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[Title-page to the Third Edition.]
SAMUEL JOHNSON, LL.D.
AN ACCOUNT OF HIS STUDIES
IN CHRONOLOGICAL ORDER;
A SERIES OF HIS EPISTOLARY CORRESPONDENCE AND CONVERSATIONS WITH MANY EMINENT PERSONS;
VARIOUS ORIGINAL PIECES OF HIS COMPOSITION,
THE WHOLE EXHIBITING A VIEW OF LITERATURE AND
BY JAMES BOSWELL, Esq.
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THE THIRD EDITION, REVISED AND Augmented,
PRINTED BY H. BALDWIN & SON,
FOR CHARLES DILLY, IN THE POULTRY.
THE text adopted for the present publication is tha of the third edition, issued under the superintendence Edmond Malone in 1799.
The notes at the foot of the page are Boswell's own with the exception of those added by Malone, which ar marked [M.].
Boswell's spelling and punctuation have been retained in accordance with his own ideas as expressed in th preface to An Account of Corsica. 'If this work,' h writes, 'should at any future period be reprinted, I hop that care will be taken of my orthography.' Typogra phical errors, however, have been corrected, and th spelling of proper names in the Index has been made t conform to received usage.
In vol. I, p. 86, insert as footnote to the words, 'Johnson's London. was published in May, 1738 ':
Sir John Hawkins, p. 86, tells us 'The event is antedated, in the poem of London; but in every particular, except the difference of a year, what is there said of the departure of Thales, must be understood of Savage, and looked upon as true history.' This conjecture is, I believe, entirely groundless. I have been assured, that Johnson said he was not so much as acquainted with Savage when he wrote his London. If the departure mentioned in it was the departure of Savage, the event was not antedated but foreseen; for London was published in May, 1738, and Savage did not set out for Wales till July, 1739. However well Johnson could defend the credibility of second sight, he did not pretend that he himself was possessed of that faculty.-BOSWELL.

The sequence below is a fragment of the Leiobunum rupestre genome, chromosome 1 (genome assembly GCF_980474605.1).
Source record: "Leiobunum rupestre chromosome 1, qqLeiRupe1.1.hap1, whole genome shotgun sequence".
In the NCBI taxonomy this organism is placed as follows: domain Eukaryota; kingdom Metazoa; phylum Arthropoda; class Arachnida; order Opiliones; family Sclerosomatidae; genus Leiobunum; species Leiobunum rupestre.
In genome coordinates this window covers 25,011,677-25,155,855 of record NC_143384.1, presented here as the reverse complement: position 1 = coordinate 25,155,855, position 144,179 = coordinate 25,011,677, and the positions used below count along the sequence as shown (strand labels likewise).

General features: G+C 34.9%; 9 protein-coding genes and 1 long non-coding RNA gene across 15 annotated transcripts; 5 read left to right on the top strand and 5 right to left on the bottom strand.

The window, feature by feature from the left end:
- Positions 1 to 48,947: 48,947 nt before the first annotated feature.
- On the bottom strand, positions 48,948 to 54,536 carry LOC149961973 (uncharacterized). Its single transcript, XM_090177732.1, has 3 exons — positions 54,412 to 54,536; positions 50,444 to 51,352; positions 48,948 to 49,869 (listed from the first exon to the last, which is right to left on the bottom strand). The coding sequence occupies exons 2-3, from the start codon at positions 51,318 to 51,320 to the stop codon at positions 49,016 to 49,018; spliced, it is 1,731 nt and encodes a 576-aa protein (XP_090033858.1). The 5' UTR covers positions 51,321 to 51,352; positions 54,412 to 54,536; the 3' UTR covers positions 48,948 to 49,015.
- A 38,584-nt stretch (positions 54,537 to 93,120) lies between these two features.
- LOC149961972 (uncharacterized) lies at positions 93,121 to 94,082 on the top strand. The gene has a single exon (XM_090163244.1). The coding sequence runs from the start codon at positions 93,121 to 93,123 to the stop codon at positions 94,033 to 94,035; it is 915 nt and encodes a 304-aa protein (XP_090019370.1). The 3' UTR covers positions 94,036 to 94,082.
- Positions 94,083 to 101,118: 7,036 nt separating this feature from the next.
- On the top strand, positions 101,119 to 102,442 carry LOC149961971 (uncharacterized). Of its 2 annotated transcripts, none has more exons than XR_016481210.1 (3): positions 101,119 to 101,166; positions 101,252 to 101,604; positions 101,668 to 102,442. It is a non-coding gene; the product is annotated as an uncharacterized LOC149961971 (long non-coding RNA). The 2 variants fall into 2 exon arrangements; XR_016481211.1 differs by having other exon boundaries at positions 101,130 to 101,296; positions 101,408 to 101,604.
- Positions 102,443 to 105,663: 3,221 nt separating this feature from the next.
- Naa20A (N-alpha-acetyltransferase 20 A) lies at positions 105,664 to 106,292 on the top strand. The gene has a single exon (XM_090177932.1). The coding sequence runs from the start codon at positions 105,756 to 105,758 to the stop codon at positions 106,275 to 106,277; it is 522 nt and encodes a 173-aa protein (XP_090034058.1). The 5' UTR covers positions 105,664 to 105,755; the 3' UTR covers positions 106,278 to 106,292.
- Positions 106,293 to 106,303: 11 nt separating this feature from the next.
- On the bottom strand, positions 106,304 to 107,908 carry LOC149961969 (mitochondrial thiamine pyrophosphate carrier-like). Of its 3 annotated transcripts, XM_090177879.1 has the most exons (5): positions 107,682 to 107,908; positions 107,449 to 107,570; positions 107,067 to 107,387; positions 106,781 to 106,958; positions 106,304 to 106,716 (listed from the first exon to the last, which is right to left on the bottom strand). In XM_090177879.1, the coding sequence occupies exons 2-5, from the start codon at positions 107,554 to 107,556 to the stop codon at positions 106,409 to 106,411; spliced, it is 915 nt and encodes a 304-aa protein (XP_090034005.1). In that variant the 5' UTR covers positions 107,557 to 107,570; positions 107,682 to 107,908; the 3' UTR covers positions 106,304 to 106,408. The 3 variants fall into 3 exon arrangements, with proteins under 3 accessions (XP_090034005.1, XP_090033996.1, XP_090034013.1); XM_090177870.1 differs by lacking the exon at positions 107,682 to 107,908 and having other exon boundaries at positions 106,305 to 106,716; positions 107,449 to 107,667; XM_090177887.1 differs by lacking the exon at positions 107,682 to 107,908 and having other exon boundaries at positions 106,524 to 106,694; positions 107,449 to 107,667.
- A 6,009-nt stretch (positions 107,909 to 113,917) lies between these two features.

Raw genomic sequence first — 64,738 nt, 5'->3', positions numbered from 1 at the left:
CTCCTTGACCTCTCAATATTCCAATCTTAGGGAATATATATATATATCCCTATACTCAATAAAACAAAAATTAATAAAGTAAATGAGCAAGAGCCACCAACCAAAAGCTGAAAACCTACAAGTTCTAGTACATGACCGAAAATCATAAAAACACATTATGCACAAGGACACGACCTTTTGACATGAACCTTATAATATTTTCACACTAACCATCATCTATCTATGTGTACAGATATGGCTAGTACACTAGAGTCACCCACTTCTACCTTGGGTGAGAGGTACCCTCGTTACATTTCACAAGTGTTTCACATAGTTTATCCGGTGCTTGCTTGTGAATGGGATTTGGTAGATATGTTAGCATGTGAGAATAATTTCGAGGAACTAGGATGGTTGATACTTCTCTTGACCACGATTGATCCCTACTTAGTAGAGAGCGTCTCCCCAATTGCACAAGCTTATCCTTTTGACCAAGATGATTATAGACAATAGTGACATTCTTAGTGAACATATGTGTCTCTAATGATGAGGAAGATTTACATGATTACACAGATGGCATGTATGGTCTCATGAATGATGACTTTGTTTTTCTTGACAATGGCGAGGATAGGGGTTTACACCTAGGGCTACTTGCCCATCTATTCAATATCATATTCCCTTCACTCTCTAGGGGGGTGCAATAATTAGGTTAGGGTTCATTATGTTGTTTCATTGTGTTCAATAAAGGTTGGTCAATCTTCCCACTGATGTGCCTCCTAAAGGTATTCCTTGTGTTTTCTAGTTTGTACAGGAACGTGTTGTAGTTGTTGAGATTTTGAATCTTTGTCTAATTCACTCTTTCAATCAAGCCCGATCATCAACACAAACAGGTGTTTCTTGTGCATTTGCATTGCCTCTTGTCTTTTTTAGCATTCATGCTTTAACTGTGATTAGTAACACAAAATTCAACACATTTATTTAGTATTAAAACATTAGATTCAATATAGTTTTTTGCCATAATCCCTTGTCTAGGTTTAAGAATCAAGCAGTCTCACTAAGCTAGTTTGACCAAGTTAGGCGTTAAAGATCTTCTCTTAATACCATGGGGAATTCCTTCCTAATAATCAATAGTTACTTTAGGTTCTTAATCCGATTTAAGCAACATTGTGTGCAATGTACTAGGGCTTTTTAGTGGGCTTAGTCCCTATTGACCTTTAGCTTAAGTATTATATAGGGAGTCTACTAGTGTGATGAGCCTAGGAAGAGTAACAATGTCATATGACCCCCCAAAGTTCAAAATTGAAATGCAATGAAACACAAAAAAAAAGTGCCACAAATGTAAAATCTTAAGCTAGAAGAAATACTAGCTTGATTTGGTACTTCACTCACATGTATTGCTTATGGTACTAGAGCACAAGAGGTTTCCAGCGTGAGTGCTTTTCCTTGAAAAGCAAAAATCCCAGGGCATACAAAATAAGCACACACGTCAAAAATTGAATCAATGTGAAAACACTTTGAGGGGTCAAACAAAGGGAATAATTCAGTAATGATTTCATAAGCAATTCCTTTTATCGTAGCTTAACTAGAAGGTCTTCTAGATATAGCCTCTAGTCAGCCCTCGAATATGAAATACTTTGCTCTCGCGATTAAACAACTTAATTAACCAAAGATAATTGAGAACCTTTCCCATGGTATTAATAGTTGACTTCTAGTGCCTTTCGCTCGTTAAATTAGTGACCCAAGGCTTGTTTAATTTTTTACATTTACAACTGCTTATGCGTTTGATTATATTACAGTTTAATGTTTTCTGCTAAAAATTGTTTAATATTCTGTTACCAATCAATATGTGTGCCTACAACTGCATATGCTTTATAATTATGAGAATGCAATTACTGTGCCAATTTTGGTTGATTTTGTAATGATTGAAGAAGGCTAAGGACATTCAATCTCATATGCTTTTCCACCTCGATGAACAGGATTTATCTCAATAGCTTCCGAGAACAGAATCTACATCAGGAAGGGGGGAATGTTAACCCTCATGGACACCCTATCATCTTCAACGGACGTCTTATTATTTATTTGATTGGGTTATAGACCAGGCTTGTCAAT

In vol. I, p. 177, insert as footnote to the words, 'the meanness of a dancing master' :—
That collection of letters cannot be vindicated from the serious charge of encouraging, in some passages, one of the vices most destructive to the good order and comfort of society, which his Lordship represents as mere fashionable gallantry; and, in others, of inculcating the base practice of dissimulation, and recommending, with disproportionate anxiety, a perpetual attention to external elegance of manners. But it must, at the same time, be allowed, that they contain many good precepts of conduct, and much genuine information upon life and manners, very happily expressed; and that there was considerable merit in paying so much attention to the improvement of one who was dependent upon his Lordship's protection; it has probably been exceeded in no instance by the most exemplary parent; and though I can by no means approve of confounding the distinction between lawful and illicit offspring, which is, in effect, insulting the civil establishment of our country, to look no higher; I cannot help thinking it laudable to be kindly attentive to those, of whose existence we have, in any way, been the cause. Mr. Stanhope's character has been unjustly represented as diametrically opposite to what Lord Chesterfield wished him to be. He has been called dull, gross, and aukward; but I knew him at Dresden, when he was envoy to that court; and though he could not boast of the graces, he was, in truth, a sensible, civil, well-behaved man.-BoSWELL. BOSWELL, Life of Johnson